(The title is an important way of thinking about what science is all about, at least in part. It is one of the things mentioned and discussed in the lectures discussed below.)
The annual Reith Lectures at the BBC over in the UK are under way. This year, they are given by a giant of astrophysics, Sir Martin Rees. I strongly – very strongly – recommend listening to these lectures. There are four of them. Of the senior superstars of science who I’ve come to know a little, Martin Rees comes across as one of the most gentle and quietly thoughtful I can think of while at the same time being sharp and insightful on all sorts of aspects of science (not just the confines of his field). I mention these characteristics since they are of great value to me – I tend to be repulsed by the practitioners of the more arrogant style that is also common in prominent (and not so prominent) scientists, no matter how good their science might be. He’s the President of the Royal Society, the Astronomer Royal, and the Master of Trinity College (Cambridge), among other distinctions, and so naturally is called upon to express views on a range of topics about science, including how it intersects with society.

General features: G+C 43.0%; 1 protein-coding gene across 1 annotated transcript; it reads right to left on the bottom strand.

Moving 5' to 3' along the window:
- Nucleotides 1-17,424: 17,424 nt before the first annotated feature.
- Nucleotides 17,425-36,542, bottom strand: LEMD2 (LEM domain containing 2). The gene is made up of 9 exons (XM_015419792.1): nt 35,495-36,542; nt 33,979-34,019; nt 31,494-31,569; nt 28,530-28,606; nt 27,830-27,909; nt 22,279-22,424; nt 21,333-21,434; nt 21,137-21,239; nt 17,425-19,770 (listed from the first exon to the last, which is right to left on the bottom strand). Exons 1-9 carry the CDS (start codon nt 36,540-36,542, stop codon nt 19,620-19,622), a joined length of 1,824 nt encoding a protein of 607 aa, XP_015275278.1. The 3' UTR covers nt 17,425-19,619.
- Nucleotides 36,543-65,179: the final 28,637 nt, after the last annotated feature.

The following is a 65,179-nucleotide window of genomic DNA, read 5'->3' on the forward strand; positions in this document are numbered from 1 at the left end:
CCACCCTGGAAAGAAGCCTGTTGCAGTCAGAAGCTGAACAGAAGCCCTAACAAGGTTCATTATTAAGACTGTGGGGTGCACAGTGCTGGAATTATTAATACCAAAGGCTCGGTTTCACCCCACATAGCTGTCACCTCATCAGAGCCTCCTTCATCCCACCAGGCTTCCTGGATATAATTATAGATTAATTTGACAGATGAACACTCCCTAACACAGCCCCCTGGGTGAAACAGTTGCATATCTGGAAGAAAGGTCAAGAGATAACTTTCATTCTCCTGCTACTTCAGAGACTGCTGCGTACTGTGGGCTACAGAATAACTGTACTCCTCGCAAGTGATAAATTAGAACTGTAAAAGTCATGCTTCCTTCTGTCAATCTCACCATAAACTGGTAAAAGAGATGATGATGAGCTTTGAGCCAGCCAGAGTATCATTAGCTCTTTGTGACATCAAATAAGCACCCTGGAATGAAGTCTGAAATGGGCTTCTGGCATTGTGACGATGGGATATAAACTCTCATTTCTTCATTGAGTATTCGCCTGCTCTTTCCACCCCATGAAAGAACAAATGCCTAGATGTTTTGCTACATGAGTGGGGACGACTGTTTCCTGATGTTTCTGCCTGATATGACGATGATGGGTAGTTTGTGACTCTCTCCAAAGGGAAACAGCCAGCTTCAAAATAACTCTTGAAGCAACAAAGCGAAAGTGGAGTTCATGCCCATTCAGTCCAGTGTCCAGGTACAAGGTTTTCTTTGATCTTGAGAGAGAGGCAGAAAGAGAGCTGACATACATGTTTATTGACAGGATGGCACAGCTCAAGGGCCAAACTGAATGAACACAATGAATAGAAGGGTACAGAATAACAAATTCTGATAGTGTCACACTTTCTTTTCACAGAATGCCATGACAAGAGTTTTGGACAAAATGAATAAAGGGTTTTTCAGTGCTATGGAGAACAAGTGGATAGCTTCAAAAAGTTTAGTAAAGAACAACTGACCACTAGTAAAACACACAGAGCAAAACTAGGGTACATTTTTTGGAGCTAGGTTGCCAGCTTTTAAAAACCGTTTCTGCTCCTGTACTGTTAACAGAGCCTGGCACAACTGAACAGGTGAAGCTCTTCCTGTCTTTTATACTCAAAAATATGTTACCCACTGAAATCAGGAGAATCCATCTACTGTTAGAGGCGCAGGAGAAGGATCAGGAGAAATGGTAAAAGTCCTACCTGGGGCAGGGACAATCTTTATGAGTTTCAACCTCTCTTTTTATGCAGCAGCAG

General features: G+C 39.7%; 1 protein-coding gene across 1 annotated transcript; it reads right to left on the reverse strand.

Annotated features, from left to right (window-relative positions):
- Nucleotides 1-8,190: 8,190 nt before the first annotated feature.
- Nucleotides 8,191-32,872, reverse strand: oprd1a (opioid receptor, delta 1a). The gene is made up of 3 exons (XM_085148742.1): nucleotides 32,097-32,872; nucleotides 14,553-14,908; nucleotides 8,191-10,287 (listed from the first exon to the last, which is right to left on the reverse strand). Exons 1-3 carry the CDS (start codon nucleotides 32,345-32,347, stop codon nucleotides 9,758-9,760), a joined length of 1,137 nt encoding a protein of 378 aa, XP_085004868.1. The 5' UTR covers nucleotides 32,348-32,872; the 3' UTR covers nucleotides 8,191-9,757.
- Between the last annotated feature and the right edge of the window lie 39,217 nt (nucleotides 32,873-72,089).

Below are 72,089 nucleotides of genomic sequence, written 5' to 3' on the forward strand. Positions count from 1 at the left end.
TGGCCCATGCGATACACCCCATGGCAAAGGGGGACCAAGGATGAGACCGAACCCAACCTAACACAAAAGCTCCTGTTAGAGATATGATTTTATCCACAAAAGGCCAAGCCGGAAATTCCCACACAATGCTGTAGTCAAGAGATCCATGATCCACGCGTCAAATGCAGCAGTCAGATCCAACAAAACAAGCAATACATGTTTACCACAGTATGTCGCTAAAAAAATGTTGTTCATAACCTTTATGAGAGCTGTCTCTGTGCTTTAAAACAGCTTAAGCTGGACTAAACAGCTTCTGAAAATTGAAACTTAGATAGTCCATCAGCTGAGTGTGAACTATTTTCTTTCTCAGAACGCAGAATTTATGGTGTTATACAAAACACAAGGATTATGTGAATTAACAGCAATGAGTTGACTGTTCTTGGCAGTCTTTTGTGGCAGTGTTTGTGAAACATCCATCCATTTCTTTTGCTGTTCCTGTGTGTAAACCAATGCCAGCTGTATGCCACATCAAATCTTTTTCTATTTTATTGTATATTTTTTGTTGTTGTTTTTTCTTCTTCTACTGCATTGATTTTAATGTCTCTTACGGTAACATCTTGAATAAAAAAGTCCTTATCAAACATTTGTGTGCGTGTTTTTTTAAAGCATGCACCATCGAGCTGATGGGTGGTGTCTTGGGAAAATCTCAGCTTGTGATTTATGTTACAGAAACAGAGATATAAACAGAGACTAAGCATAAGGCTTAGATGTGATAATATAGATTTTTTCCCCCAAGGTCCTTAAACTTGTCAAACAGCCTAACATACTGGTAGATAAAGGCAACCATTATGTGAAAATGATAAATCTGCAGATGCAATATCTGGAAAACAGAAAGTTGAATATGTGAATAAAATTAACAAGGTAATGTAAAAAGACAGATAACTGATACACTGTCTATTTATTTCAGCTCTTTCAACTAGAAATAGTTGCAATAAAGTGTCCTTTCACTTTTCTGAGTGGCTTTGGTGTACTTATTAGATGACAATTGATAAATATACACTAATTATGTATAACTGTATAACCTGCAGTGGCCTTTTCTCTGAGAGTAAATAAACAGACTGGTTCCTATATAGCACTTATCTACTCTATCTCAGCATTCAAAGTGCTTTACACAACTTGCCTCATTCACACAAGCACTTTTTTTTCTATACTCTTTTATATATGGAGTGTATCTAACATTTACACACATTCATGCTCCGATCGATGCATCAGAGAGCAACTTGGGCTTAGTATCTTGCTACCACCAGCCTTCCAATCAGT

Indeed, the intersection between science and policy issues and society is the subject of the first of his lectures. The whole series is called “Scientific Horizons”. The first lecture, entitled “The Scientific Citizen”, was given today and is available on the BBC’s website, as will be the others in due course (one per week is the schedule). He speaks engagingly on all sorts of topics, including science/society debates, programs and controversies using recent (and not so recent) cases (Cancer research, MMR vaccines, alternative energy, mad cow disease, etc.) cases to illustrate his points. The whole issue of how we inform the public, what the public expects from science and scientists, what the public should expect from science and scientists, the crucial role of journalists and science popularizers, and other related ideas, is examined. The lecture itself is interesting, but stay for the questions and answers, which draws out the discussion interestingly in several directions, with a number of prominent journalists, science advisors, scientists, and other citizens in the audience.
I strongly recommend these lectures. Science is not just for scientists, remember, and so this conversation is for everyone to engage in.